By: Kingsley Omonobi – Abuja
Civil Society group, the Rule of Law and Advocacy Centre (RULAAC), has disclosed that despite the provisions of the Police Act to protect human rights, reports of police brutality have not reduced in Nigeria.
RULAAC said the height of Police brutality resulted in protests against such brutality in the 2020 #EndSARS uprising pointing out that is why it is neccesary for both the Police Act 2020 and Police Trust Fund Act 2019 to be understood for proper implementation.
Speaking at the public presentation, validation of the concise summaries of the Police Act and the Police Trust Fund Act in Abuja, on Wednesday in Abuja, Executive Director of RULAAC, Okechukwu Nwanguma, explained that the new Police Act has the objective of providing for a police force that is more responsive to the needs of the public and has its operations entrenched in the values of fairness, justice and partnering with the communities it serves and also to uphold the fundamental rights of citizens.
His words, “Our further advocacy is for the effective implementation of the Act, to achieve its intended purpose of ensuring cooperation and partnership between the police and host communities in maintaining peace, protecting life and property.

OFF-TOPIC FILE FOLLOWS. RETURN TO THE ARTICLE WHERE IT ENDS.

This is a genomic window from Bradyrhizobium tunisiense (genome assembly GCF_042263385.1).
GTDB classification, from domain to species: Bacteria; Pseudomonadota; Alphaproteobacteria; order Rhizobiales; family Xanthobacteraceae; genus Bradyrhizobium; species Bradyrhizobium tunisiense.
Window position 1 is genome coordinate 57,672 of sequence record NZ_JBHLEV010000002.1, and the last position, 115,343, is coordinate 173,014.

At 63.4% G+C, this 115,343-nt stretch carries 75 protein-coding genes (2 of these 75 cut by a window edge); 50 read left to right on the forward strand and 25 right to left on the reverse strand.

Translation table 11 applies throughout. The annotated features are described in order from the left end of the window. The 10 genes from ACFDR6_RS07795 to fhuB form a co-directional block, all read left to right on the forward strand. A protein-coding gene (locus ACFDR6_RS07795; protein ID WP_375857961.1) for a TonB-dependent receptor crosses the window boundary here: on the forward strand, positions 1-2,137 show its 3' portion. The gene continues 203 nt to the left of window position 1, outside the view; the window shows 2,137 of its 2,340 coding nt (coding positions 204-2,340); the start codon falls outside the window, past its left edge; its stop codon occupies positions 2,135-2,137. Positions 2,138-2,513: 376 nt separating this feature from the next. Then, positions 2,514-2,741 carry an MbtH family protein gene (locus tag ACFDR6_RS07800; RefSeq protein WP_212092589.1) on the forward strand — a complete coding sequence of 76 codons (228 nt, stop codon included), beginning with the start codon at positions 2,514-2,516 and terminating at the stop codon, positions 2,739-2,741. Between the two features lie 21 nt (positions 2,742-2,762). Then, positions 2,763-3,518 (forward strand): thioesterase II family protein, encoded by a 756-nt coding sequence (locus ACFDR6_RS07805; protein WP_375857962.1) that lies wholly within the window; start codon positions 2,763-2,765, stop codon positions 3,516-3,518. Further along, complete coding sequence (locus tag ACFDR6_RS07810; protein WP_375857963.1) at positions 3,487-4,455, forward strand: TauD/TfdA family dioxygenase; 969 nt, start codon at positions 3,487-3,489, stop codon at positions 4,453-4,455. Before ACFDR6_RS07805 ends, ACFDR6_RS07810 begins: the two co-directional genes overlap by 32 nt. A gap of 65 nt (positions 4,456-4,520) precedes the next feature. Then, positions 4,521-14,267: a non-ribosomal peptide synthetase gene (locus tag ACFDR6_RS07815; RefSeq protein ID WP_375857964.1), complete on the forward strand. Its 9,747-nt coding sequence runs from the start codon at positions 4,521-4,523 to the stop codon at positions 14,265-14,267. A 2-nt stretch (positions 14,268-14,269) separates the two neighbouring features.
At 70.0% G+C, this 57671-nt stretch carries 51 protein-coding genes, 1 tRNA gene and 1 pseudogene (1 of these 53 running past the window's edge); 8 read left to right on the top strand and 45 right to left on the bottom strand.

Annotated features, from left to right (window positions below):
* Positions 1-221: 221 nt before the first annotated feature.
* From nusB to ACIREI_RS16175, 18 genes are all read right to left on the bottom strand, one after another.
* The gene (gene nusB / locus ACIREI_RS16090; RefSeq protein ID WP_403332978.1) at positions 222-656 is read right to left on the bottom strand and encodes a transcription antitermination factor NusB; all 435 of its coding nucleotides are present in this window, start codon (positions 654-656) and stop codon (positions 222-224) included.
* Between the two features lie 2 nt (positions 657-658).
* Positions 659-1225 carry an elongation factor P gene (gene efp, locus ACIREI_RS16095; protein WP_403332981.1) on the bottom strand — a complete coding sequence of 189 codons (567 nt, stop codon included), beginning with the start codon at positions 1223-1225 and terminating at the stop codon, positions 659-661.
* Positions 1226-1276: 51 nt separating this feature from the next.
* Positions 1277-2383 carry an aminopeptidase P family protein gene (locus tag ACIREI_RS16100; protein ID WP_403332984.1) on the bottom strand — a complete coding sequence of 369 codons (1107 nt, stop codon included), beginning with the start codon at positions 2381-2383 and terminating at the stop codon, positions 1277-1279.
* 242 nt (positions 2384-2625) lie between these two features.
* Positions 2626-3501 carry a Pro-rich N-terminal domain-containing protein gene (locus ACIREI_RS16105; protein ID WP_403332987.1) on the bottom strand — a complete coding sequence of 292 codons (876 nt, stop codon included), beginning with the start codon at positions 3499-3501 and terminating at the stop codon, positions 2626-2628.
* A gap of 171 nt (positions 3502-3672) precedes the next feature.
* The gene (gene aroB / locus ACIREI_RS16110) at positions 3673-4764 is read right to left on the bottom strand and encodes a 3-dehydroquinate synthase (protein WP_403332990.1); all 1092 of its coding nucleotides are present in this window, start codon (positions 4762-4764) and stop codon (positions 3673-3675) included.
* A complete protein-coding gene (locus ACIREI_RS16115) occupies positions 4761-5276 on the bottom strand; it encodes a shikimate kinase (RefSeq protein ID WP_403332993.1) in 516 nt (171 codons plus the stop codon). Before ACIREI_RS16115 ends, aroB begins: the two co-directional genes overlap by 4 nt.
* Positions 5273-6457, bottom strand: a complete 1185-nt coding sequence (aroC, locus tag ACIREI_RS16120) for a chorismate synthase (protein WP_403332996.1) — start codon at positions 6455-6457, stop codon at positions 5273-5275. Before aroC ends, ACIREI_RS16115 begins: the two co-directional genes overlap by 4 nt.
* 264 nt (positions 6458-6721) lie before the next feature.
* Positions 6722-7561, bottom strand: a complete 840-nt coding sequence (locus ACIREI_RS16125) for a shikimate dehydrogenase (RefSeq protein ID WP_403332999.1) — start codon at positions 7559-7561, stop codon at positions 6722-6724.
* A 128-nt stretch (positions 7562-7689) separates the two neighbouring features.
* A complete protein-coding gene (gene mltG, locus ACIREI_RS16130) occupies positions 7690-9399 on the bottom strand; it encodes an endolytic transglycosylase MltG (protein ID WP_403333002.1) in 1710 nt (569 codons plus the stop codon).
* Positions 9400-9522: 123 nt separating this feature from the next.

“Of course we know that there are gaps and we will continue to work hard to improve on the law through both effective implementation of what we have and further amendment to improve the law.
“Despite the laudable provisions of the Act to promote, protect and preserve human rights, reports of police brutality have not reduced in Nigeria, with gory cases being unveiled crystallising in the 2020 #EndSARS uprising.
“Significantly, the EndSARS protest erupted after the signing into law of the Police Act.
“The Police Trust Fund Act was signed into law by President Buhari in 2019 to address the perennial underfunding of the Police by providing an additional window for police funding.
“The PTF Act has a 6-year lifespan and has done 3 years already- which is half way. Its life span will expire in the next 3 years unless renewed by the NASS.
“The controversies surrounding the management of the funds of the trust fund vindicate civil society’s early intervention to monitor the implementation of the Police Trust Fund Act to ensure transparency and accountability and to achieve the purpose of setting up the Trust Fund.
“To achieve effective implementation of these two important laws, we believe that it is important to make them accessible in concise, simple and reader friendly versions.
“This will not only enhance access but also promote awareness among both police officers and the general public who are the beneficiaries of both laws. The ultimate goal is to ensure public safety and security.
“So we engaged two experts to simplify the language and reduce the two laws into simple, reader friendly and handy concise summaries to achieve the objective of promoting access and awareness of the provisions of the laws.”
At a sensitization interaction on the NPF Act, a representative of the Inspector General of Police, DCP Simon Law (SAN) advised Civil Society organization’s to always carry the Nigerian Police Force and the Police Service Commission along on matters bothering on emplacing a better performing Nigerian Police force for the nation